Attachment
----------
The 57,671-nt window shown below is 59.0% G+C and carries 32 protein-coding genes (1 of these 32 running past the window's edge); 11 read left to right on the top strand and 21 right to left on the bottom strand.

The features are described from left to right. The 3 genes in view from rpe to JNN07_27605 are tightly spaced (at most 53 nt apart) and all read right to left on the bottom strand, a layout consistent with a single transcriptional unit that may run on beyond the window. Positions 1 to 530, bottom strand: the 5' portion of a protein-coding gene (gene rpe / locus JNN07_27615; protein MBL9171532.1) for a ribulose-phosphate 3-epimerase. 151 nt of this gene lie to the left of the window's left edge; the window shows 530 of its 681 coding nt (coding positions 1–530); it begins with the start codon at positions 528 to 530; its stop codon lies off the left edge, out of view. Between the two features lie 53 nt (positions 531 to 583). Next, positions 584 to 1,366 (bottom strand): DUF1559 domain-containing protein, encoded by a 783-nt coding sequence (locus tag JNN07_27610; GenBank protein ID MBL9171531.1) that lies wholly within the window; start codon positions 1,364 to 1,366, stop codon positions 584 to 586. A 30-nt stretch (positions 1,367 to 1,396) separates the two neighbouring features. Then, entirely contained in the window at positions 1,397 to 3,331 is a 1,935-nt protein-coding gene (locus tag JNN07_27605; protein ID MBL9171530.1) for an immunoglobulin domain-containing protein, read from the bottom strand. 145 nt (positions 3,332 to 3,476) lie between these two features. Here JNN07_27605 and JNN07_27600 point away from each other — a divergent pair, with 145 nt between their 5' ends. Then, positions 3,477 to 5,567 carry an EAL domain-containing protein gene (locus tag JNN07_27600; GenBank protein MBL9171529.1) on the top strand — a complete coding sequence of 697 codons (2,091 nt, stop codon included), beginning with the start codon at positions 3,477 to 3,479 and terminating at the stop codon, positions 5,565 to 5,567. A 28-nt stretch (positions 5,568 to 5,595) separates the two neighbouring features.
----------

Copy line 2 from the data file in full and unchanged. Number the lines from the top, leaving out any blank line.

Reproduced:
The features are described from left to right. The 3 genes in view from rpe to JNN07_27605 are tightly spaced (at most 53 nt apart) and all read right to left on the bottom strand, a layout consistent with a single transcriptional unit that may run on beyond the window. Positions 1 to 530, bottom strand: the 5' portion of a protein-coding gene (gene rpe / locus JNN07_27615; protein MBL9171532.1) for a ribulose-phosphate 3-epimerase. 151 nt of this gene lie to the left of the window's left edge; the window shows 530 of its 681 coding nt (coding positions 1–530); it begins with the start codon at positions 528 to 530; its stop codon lies off the left edge, out of view. Between the two features lie 53 nt (positions 531 to 583). Next, positions 584 to 1,366 (bottom strand): DUF1559 domain-containing protein, encoded by a 783-nt coding sequence (locus tag JNN07_27610; GenBank protein ID MBL9171531.1) that lies wholly within the window; start codon positions 1,364 to 1,366, stop codon positions 584 to 586. A 30-nt stretch (positions 1,367 to 1,396) separates the two neighbouring features. Then, entirely contained in the window at positions 1,397 to 3,331 is a 1,935-nt protein-coding gene (locus tag JNN07_27605; protein ID MBL9171530.1) for an immunoglobulin domain-containing protein, read from the bottom strand. 145 nt (positions 3,332 to 3,476) lie between these two features. Here JNN07_27605 and JNN07_27600 point away from each other — a divergent pair, with 145 nt between their 5' ends. Then, positions 3,477 to 5,567 carry an EAL domain-containing protein gene (locus tag JNN07_27600; GenBank protein MBL9171529.1) on the top strand — a complete coding sequence of 697 codons (2,091 nt, stop codon included), beginning with the start codon at positions 3,477 to 3,479 and terminating at the stop codon, positions 5,565 to 5,567. A 28-nt stretch (positions 5,568 to 5,595) separates the two neighbouring features.